Brunel's Three Ships

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Intellect L & D E F A E, Jan 1, 2002 - Transportation - 169 pages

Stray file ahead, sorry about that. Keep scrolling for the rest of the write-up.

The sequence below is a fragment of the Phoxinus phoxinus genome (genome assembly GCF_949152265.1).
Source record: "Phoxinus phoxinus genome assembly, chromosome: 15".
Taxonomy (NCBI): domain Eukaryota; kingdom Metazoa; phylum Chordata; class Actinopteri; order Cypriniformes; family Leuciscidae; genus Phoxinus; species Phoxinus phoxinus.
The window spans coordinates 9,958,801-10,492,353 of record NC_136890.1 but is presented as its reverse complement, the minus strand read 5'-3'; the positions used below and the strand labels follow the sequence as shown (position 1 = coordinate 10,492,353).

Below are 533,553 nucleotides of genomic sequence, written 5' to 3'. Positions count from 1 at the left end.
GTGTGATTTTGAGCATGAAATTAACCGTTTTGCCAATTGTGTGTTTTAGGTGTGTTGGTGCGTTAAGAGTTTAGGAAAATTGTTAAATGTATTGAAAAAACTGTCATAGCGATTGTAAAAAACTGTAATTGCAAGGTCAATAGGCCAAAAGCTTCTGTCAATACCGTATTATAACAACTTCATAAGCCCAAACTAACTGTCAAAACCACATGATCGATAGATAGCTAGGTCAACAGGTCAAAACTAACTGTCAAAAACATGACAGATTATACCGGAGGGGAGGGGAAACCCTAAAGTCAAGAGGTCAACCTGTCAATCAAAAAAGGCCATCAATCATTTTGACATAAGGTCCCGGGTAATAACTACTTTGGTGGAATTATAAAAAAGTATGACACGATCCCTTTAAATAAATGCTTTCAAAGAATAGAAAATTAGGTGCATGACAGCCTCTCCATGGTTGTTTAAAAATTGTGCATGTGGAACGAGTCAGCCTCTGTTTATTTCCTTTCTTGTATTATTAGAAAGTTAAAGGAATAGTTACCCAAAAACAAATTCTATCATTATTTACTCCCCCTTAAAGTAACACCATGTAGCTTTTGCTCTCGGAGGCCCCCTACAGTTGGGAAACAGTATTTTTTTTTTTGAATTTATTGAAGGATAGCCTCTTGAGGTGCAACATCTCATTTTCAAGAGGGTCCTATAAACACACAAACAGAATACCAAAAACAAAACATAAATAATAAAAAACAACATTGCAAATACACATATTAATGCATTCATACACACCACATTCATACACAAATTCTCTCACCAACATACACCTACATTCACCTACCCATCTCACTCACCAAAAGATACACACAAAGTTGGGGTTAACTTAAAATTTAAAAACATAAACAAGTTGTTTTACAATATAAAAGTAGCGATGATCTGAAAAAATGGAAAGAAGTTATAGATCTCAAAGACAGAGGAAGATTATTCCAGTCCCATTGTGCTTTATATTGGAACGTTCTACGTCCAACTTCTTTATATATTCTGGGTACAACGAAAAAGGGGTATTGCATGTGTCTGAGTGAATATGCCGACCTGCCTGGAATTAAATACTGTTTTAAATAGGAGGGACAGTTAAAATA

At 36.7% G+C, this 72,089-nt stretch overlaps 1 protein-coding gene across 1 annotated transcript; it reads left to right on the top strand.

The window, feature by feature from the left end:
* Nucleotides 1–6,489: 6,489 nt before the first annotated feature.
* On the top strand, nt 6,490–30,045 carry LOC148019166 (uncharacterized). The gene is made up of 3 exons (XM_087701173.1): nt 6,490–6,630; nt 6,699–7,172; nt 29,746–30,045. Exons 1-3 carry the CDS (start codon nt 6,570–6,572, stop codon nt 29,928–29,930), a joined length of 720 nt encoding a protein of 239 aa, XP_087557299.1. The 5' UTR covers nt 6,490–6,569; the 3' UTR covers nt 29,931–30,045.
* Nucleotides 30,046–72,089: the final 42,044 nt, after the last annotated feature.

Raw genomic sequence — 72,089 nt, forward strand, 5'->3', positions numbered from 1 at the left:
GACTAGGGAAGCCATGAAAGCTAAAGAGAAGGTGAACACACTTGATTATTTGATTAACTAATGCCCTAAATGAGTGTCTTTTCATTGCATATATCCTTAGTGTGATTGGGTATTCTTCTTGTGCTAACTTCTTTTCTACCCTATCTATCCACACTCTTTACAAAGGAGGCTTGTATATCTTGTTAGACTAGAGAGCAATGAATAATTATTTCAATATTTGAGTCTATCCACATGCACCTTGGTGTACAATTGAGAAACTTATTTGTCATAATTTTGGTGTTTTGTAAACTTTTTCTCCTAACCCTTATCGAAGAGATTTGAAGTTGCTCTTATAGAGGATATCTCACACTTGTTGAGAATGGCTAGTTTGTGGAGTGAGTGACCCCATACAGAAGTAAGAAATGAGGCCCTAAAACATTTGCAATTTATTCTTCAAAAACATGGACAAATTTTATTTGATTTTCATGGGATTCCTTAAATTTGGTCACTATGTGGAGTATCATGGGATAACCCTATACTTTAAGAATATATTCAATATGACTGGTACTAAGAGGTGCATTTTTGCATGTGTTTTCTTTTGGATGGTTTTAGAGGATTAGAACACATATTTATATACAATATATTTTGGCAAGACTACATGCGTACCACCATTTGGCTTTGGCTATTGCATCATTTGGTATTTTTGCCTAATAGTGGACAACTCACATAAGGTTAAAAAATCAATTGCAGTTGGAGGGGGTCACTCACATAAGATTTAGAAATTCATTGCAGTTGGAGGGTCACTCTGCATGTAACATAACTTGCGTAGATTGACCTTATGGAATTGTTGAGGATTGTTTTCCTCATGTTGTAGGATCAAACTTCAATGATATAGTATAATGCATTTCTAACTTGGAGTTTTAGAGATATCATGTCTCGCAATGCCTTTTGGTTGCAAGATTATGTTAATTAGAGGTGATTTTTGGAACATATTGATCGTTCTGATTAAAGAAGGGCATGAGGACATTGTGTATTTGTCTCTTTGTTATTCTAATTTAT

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Few men have rightly earned the title of genius, but one must surely be Isambard Kingdom Brunel. In his short lifetime he pioneered the railways, built bridges, tunnels and termini. He also built three ships - the Great Western, Great Britain and Great Eastern. Each one contributed more to the development of maritime engineering than any other vessel built before or since.This book tells the story of Brunel and his three ships, from the time that the Great Western developed from a dream to a reality, until the recent years. In 1970 the Great Britain, the only one of the three surviving, was rescued from a windswept cove in the Falkland Islands and brought home to Britain. She was restored in Bristol, in the same dock in which she was built, and she now looks exactly as she did in 1843. There she will stay, a proud example of British engineering in the nineteenth century and a fitting memorial to her brilliant designer.

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